John Hammond (congressman)

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John Hammond
John Hammond (1827-1889) 2.jpg
Member of the U.S. House of Representatives
from New York's 18th district
In office
March 4, 1879 – March 3, 1883
Preceded by Andrew Williams
Succeeded by Frederick A. Johnson
Personal details
Born (1889-05-28)May 28, 1889
Crown Point, New York
Died July 17, 1893(1893-07-17) (aged 65)
Crown Point, New York
Political party Republican
Spouse(s) Charlotte Maria Cross
Children 6
Profession Businessman
Religion Congregational

John Hammond (born August 17, 1827 Crown Point, Essex County, New York – died May 28, 1889 Crown Point, New York) was an American manufacturer, Union Army officer and politician from New York.

Life[edit]

The son of Charles F. Hammond, a prominent owner and operator of lumber and iron businesses in crown Point, John Hammond attended the public schools of Panton, Vermont, St. Albans, Vermont and the academy in St. Albans. He graduated from Rensselaer Polytechnic Institute and worked at his family's store in Crown Point before moving to California during the 1849 gold rush. He returned to Crown Point after several years in California, and resumed working in his family's businesses. In 1852, he married Charlotte Maria Cross; they were the parents of seven children, six of whom lived to adulthood.

At the start of the American Civil War, he assisted in raising and equipping a unit which was mustered into service as Company H, 34th new York Volunteer Infantry. He later helped raise a cavalry company, which he joined as a private; this unit became Companh H, 5th New York Volunteer Cavalry Regiment, and the members elected Hammond to be their commander with the rank of captain. During the war he took part in several battles, including the Second Battle of Bull Run and the Battle of Cedar Mountain. He was wounded twice, and advanced to become commander of the 5th New York Cavalry with the rank of colonel. After the war he received the brevet rank of brigadier general in recognition of his superior performance of duty. Hammond became active in the Grand Army of the Republic, and the Military Order of the Loyal Legion of the United States, and the GAR post in Crown Point was named for him.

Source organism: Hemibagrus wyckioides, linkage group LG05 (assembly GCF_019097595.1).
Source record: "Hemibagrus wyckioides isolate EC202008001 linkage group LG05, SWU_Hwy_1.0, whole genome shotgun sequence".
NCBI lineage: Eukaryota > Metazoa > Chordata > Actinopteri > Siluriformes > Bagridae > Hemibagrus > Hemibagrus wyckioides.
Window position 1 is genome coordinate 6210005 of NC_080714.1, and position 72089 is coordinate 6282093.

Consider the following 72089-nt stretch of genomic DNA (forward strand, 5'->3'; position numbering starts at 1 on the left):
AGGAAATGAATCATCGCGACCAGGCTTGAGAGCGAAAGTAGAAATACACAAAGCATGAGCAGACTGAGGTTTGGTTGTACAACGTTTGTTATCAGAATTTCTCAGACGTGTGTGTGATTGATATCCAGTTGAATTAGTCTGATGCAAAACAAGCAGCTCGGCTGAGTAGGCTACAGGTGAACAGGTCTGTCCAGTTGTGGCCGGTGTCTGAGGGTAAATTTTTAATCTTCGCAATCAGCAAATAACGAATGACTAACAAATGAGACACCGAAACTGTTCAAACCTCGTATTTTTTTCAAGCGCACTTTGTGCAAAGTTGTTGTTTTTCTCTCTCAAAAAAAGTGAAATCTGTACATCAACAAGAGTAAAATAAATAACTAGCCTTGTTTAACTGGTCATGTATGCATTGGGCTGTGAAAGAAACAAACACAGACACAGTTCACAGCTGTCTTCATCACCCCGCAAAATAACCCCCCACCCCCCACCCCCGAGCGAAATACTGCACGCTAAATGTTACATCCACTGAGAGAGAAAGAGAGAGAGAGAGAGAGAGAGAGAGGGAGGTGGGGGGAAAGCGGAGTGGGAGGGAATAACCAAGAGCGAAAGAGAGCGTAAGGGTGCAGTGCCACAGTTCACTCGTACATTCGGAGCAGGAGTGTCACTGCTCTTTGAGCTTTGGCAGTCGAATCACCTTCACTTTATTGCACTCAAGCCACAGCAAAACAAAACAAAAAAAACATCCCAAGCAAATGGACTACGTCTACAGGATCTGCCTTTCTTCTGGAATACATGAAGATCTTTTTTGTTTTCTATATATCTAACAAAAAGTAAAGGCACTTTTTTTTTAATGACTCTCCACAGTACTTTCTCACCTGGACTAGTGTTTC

Colonel John Hammond, 5th New York Cavalry, American Civil War.

After the war, Hammond returned to Crown Point and became head of his family's businesses. he eventually engineered the merger of his family's iron company with several others, and became president of the newly-organized Crown Point Iron Company. he was also active in several other ventures, including serving as president of the Whitehall and Plattsburgh Railroad. Hammond also owned a farm, and was a breeder of cattle and horses. He was also a civic leader and philanthropist, and donated to or helped construct several local facilities in Crown point, including the Congregational church and the town library.

Hammond was elected in 1866 on the Republican ticket as New York State Prison Inspector, and was in office from 1867 to 1869.

He was elected as a Republican to the 46th and 47th United States Congresses, and served from March 4, 1879 to March 3, 1883.

He was buried at the Forest Dale Cemetery in Crown Point.

See also[edit]

References[edit]

External links[edit]

United States House of Representatives
Preceded by
Andrew Williams
Member of the U.S. House of Representatives
from New York's 18th congressional district

1879–1883
Succeeded by
Frederick A. Johnson